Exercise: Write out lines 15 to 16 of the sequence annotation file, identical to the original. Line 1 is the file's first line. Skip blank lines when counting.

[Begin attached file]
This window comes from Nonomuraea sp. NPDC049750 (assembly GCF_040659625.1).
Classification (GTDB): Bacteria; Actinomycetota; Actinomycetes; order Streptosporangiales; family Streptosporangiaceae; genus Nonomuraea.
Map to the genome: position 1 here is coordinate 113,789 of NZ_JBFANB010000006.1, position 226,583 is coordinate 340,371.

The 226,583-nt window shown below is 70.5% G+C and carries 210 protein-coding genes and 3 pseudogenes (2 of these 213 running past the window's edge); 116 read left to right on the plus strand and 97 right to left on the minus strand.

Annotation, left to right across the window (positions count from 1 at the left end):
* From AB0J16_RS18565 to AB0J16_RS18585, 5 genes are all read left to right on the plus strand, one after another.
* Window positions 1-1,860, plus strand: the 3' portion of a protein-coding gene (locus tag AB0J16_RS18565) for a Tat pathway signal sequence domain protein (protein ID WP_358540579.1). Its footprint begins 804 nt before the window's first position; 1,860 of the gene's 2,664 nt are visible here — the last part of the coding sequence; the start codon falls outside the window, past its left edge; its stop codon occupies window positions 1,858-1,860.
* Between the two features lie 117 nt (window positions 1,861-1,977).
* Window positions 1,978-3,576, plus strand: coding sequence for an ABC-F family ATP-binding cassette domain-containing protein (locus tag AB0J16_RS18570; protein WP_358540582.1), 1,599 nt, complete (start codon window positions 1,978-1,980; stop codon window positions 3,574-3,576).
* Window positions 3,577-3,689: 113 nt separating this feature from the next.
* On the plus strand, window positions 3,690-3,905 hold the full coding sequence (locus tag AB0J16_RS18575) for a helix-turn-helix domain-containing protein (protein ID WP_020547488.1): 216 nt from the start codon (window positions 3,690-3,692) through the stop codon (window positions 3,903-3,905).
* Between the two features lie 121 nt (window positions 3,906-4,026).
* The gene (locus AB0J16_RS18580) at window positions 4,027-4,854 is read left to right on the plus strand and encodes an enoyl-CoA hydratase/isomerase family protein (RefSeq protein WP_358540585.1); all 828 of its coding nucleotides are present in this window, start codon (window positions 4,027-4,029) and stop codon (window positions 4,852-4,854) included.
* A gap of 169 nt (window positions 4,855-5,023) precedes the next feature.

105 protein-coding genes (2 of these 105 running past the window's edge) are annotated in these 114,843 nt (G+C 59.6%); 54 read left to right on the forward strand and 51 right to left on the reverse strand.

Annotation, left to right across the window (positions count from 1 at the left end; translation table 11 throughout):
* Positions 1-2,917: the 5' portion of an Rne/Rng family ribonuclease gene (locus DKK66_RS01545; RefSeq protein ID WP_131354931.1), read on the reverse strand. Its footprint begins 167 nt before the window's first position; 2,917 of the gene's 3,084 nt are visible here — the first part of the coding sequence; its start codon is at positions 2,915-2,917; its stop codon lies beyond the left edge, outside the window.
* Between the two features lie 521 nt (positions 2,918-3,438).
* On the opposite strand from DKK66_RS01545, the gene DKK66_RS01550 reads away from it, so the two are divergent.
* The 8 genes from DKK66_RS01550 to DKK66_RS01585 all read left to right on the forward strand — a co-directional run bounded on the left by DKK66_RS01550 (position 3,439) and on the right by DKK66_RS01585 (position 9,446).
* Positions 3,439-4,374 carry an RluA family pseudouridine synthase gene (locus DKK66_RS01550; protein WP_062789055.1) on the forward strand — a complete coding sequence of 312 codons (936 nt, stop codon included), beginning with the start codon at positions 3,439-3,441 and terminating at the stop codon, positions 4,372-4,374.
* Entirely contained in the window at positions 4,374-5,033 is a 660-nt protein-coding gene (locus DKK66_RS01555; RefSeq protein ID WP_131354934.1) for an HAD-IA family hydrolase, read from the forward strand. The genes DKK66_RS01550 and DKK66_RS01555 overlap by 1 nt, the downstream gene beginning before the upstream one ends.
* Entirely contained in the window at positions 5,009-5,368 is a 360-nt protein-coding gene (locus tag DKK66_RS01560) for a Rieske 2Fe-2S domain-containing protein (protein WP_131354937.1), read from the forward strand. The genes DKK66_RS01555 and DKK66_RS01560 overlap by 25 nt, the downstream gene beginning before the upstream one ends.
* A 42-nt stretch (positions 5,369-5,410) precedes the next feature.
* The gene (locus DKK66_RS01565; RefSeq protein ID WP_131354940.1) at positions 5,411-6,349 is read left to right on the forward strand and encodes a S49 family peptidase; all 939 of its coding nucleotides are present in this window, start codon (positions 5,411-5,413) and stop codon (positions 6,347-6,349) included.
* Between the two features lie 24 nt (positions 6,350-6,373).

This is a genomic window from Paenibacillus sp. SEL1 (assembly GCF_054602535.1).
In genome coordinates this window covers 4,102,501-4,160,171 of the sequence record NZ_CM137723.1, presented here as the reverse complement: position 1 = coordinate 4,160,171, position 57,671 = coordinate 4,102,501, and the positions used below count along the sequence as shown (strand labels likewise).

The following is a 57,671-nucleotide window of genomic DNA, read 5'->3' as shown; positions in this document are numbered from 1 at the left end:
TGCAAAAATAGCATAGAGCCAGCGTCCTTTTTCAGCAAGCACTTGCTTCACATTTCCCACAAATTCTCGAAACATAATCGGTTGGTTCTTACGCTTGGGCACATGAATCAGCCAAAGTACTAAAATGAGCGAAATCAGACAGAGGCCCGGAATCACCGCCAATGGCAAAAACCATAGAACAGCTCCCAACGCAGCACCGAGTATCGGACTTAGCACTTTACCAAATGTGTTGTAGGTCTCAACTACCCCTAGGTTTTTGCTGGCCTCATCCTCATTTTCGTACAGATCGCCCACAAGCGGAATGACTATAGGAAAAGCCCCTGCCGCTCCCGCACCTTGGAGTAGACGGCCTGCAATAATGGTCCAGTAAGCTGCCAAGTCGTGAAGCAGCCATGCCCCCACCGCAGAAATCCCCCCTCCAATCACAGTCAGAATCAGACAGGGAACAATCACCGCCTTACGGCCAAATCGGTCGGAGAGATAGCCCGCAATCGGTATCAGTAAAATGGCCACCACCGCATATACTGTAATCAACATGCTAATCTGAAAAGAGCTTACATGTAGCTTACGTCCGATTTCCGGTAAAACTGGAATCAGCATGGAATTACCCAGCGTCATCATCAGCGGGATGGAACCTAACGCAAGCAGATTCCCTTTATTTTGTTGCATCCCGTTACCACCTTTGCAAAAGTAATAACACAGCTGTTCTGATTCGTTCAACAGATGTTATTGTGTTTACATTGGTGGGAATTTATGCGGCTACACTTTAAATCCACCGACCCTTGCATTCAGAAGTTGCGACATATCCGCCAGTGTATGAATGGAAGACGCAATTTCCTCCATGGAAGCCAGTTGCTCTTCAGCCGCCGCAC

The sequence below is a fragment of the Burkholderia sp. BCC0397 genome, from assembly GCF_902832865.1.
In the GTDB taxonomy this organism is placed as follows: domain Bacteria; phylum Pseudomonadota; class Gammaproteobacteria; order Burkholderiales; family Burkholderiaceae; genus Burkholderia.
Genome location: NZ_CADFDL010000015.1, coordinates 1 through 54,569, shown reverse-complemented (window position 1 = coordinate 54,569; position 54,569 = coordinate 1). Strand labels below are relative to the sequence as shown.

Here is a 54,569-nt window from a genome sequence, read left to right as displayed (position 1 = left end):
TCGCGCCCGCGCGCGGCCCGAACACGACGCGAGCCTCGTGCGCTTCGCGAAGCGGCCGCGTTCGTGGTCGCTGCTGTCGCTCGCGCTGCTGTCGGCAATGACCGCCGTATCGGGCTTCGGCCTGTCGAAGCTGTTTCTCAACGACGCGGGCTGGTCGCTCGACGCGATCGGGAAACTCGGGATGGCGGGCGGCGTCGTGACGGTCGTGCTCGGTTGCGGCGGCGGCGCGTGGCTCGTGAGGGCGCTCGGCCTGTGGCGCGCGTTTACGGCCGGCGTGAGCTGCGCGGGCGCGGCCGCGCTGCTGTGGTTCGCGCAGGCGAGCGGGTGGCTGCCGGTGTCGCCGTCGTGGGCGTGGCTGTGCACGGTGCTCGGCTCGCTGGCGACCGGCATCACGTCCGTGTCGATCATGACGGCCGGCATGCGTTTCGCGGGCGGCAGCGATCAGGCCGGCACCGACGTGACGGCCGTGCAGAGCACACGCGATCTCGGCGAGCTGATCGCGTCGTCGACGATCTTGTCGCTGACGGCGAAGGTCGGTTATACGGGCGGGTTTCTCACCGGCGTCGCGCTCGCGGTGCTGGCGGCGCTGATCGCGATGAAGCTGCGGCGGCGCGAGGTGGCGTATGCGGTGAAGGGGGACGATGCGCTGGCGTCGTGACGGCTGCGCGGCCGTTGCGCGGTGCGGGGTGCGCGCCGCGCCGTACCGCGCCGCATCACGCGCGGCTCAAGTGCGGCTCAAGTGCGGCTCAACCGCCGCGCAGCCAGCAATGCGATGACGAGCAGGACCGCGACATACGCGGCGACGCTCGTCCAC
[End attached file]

105 protein-coding genes (2 of these 105 running past the window's edge) are annotated in these 114,843 nt (G+C 59.6%); 54 read left to right on the forward strand and 51 right to left on the reverse strand.

Annotation, left to right across the window (positions count from 1 at the left end; translation table 11 throughout):